02 Feb How to Pick the Right Color for Your Roof
Your roof makes a big difference in the overall look of your home. Knowing which color to choose for your roofing shingles will help you make a decision that will suit your home’s appearance and work well in the climate where you live. Other possible determining factors affecting your choice of roof color include the architectural style of your home, your neighborhood, and energy efficiency.
The first thing you should consider is the climate around your home. Believe or not, the color of your roof will affect your attic’s temperature by 20 to 40 degrees, ultimately affecting the temperature within your home. Dark shingles will absorb heat and can end up being even hotter than the actual temperature outside. That’s great if you live in a colder climate, but not here in South Florida.
White or light-colored shingles will have the opposite effect, as they reflect sunlight and heat away from your home, resulting in roofing that can be 50 to 60 degrees cooler than a dark roof, which helps keep your home’s overall temperature down. You might also end up using your air conditioning a lot less or at least turning it down. Lighter shingles combined with proper ventilation and quality insulation will help you save on energy costs in your home.
Added bonus: The lighter colors will make your home look larger (compared to darker roofs, which make homes look smaller). While a white paint or reflective coating is best for cooling your roof and home overall, you should consider other factors before choosing your roofing color.
The next thing for you to think about is what kind of statement you want the exterior of your home to make, and how the color of the roof will play into that. Your roof can account for up to 40% of your home’s external appearance, so you should give it as much thought as you would your home’s interior design (especially if you spend a lot of time just outside of your home, in the backyard or pool area, or on your front porch, because it means you’ll be staring at your home’s exterior a lot more).
Your roof color should reflect your tastes, but it should also be a color that works for your home and isn’t an eyesore. You want to either keep or enhance your home’s curb appeal. Any color in the family of cream, tan, brown, gray or black is considered a neutral color, and therefore a safe color that will be in style for years to come.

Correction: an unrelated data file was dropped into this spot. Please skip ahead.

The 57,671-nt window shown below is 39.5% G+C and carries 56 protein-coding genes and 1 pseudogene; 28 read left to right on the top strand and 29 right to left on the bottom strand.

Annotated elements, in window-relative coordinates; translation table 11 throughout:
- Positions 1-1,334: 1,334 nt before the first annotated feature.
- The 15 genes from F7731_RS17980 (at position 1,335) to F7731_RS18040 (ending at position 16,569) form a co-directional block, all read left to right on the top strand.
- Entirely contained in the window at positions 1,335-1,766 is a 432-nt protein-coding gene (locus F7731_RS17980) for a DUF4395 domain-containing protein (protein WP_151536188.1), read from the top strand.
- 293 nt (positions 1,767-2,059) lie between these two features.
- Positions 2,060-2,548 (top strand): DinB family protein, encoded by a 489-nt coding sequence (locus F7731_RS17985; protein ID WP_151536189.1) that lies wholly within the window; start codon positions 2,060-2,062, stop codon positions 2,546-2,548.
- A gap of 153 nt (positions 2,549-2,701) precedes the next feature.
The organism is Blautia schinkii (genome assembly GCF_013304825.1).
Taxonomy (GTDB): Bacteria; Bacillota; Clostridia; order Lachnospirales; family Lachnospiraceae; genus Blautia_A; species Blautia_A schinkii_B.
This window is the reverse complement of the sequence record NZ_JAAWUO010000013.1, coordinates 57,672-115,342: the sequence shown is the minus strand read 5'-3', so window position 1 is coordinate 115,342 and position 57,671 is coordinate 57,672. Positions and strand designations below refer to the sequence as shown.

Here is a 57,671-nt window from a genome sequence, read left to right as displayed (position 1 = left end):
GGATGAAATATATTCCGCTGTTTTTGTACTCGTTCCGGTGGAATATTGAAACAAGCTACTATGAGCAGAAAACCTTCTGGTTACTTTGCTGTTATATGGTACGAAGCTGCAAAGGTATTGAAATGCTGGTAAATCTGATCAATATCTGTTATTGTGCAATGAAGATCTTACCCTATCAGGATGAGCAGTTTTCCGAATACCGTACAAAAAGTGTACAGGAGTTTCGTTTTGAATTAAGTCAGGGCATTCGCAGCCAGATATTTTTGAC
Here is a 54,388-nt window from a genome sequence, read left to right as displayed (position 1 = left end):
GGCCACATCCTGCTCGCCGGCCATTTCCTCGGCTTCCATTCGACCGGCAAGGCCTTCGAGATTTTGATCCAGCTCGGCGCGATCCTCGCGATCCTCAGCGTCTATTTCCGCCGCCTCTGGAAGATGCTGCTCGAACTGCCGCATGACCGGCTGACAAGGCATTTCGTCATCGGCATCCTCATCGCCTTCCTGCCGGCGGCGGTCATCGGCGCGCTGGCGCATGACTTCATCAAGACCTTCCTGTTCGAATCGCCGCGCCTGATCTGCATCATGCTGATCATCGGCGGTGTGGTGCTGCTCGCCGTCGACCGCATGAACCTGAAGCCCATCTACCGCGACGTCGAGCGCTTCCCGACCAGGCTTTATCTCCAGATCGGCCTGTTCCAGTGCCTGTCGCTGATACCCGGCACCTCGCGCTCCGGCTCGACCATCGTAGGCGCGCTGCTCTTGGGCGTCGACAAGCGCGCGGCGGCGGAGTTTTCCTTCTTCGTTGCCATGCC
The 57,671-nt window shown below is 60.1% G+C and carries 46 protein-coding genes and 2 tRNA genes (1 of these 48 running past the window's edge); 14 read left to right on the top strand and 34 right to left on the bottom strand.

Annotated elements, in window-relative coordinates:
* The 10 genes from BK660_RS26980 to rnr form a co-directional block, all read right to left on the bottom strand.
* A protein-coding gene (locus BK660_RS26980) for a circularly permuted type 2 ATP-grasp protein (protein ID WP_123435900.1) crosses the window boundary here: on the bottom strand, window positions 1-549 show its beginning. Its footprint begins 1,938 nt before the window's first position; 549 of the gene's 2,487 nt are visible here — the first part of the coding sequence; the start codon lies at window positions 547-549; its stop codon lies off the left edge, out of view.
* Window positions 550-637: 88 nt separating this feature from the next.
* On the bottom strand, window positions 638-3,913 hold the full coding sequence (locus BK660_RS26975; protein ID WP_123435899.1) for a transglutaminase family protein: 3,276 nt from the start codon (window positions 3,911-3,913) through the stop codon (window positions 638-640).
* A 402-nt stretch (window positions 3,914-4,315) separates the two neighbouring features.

Neutral colors can also help your home get a good resale value whenever you choose to move out. However, you can also combine colors for a little more variety and a slightly trendier look. Pick a few shades from the same color family, or use contrasting colors. If contrasting, consider using low-contrast colors to hide any problem areas or defects on the exterior of your home, or use high-contrast colors to highlight the best outer features of your home.
Also, consider how your roof shingles’ color can be coordinated with the rest of your exterior. For example, if the rest of your home’s exterior is white, you’re better off with a dark-colored roof like black or dark gray, but you can likely get away with any light color, like a light gray or light blue roof, or even a light green color. If your home is brown, tan or cream, a contrasting brown or cream, or a combination of colors in the same color family will work best.
Do you have a home that’s a less traditional color like red, yellow or green? Then you have a lot more options for roofing shingle colors. Black, gray or brown are the suggested colors, but you could get away with contrasting lighter colors, like a light blue, light tan or white. Concerning sidings and facings, while wood siding can be painted to work with your roofing color, most sidings and facings like brick, stone or masonry, stucco, cedar logs, vinyl siding, and more are permanent and can’t be changed easily. So choose wisely.